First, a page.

Hard times and happy days
On March 4, 1933, President Franklin D. Roosevelt took office. Frank C. Davis, the author of My C.C.C. Days, says “the lights in all the government buildings in Washington, D. C., burned all night, that night.”
On March 9, Roosevelt called the 73rd Congress into emergency session and told them that he proposed “to recruit thousands of unemployed young men, enroll them in a peacetime army and send them into battle against the destruction and erosion of our natural resources.” Before it was all over, the Civilian Conservation Corp (CCC), under control of the U. S. Army, would provide work for three million young men in a “massive salvage operation” that would affect the entire United States.
Eighteen-year-old Frank Davis of Mebane, N.C., was one of those three million young men who joined the CCC. After two weeks at Fort Bragg, he found himself on a train to Bryson City where a truck delivered him to Camp 411 on the Kephart Prong, a point that was located between the Qualla Indian Boundary and Newfound Gap. He also learned that he would be paid $30 a month ($25 of which would be sent to his family in Mebane).
My C.C.C. Days is a straightforward account of Davis’ life at Camp William Holland Thomas (Smokemont). Due to his talent for repairing and maintaining engines and electrical equipment, the young recruit found himself in constant demand at a variety of worksites. He repaired and operated Caterpillars, power shovels and rock crushers. In addition, he became an adept pole climber and assisted in maintaining the telephone lines between the camp and Gatlinburg.
What gradually emerges in this memoir is the scope of the CCC operation in the Smokies. As tons of granite was pulverized and converted into roadbeds, walls, overlooks and stone guard rails, an awesome road construction unit slowly moved across the national park to Gatlinburg, leaving in its wake a network of campgrounds, fire roads, maintenance facilities, fire towers, recreation facilities, scenic overlooks — all created by the CCC.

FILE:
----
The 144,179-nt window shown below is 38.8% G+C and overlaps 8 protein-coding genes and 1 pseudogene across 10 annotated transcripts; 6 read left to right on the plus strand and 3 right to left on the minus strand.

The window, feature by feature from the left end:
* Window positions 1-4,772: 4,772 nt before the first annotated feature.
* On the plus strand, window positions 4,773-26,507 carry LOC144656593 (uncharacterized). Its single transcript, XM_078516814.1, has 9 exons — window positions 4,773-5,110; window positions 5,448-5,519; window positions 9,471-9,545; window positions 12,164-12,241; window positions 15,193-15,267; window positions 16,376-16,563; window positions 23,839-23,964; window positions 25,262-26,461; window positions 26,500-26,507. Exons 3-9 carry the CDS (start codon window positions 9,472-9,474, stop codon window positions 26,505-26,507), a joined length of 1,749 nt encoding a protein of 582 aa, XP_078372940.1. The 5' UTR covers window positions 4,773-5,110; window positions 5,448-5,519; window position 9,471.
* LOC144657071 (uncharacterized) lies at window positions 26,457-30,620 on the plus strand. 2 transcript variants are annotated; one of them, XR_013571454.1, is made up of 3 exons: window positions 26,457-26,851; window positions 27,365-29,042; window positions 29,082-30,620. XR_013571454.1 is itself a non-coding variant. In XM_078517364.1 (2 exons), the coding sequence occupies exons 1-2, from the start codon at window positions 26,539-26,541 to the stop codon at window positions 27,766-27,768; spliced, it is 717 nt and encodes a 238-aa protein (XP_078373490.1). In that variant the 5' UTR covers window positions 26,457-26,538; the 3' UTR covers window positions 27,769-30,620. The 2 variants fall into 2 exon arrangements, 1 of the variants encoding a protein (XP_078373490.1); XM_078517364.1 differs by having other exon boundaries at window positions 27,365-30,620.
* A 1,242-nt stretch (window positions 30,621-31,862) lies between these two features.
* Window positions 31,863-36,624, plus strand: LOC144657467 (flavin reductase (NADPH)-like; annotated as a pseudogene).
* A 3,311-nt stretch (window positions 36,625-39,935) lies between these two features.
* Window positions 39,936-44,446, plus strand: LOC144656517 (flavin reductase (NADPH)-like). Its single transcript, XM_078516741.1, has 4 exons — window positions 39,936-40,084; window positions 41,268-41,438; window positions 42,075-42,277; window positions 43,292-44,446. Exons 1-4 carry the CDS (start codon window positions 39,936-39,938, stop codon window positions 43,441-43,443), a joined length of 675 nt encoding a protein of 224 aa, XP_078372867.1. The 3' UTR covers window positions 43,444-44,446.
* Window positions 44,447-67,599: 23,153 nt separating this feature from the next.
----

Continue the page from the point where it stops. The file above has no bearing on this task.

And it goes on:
In addition, the young men in this Smoky Mountain unit quickly demonstrated a remarkable talent for self-improvement. Davis trained his companions, and, in turn, others trained him. In time, the CCC boys participated in education classes and even established their own recreation in the form of a string band. The food was good (and plentiful) and morale remained high.
In addition, Davis gives a fascinating insight into the camp’s daily routine. He recalls good-natured pranks and camaraderie, and sleeping three-to-a-bed when the temperature dropped below zero. He watched the Cherokees play stickball, and gives a candid account of his first awkward attempts to dance at camp-sponsored events. Indirectly, (by reproduced photos of post cards) the reader learns of his courtship of Elizabeth Sherrill, the Sylva girl who would eventually became his wife.
By the time the CCC was disbanded in 1942, the majority of the original enrollees had acquired civilian employment, frequently due to their CCC training. With the beginning of WW II, men who had received CCC training were given priority treatment by the armed forces. In addition, unemployment – the primary reason the CCC was created — had virtually vanished. However, today, more than 60 years after this remarkable project ceased to exist, the CCC legacy is still with us.
My C.C.C. Days contains a generous number of photographs that not only depict Davis’ life in the Smokemont camp but also provide a glimpse into a kinder, gentler time. Although the country was in the midst of the Great Depression, these pictures generate a sense of optimism and innocence. They also reflect a time when the youth of this nation enthusiastically accepted a challenge that required their dedication, hard work and corporation. One cannot help but wonder if such an undertaking could be duplicated in our world today.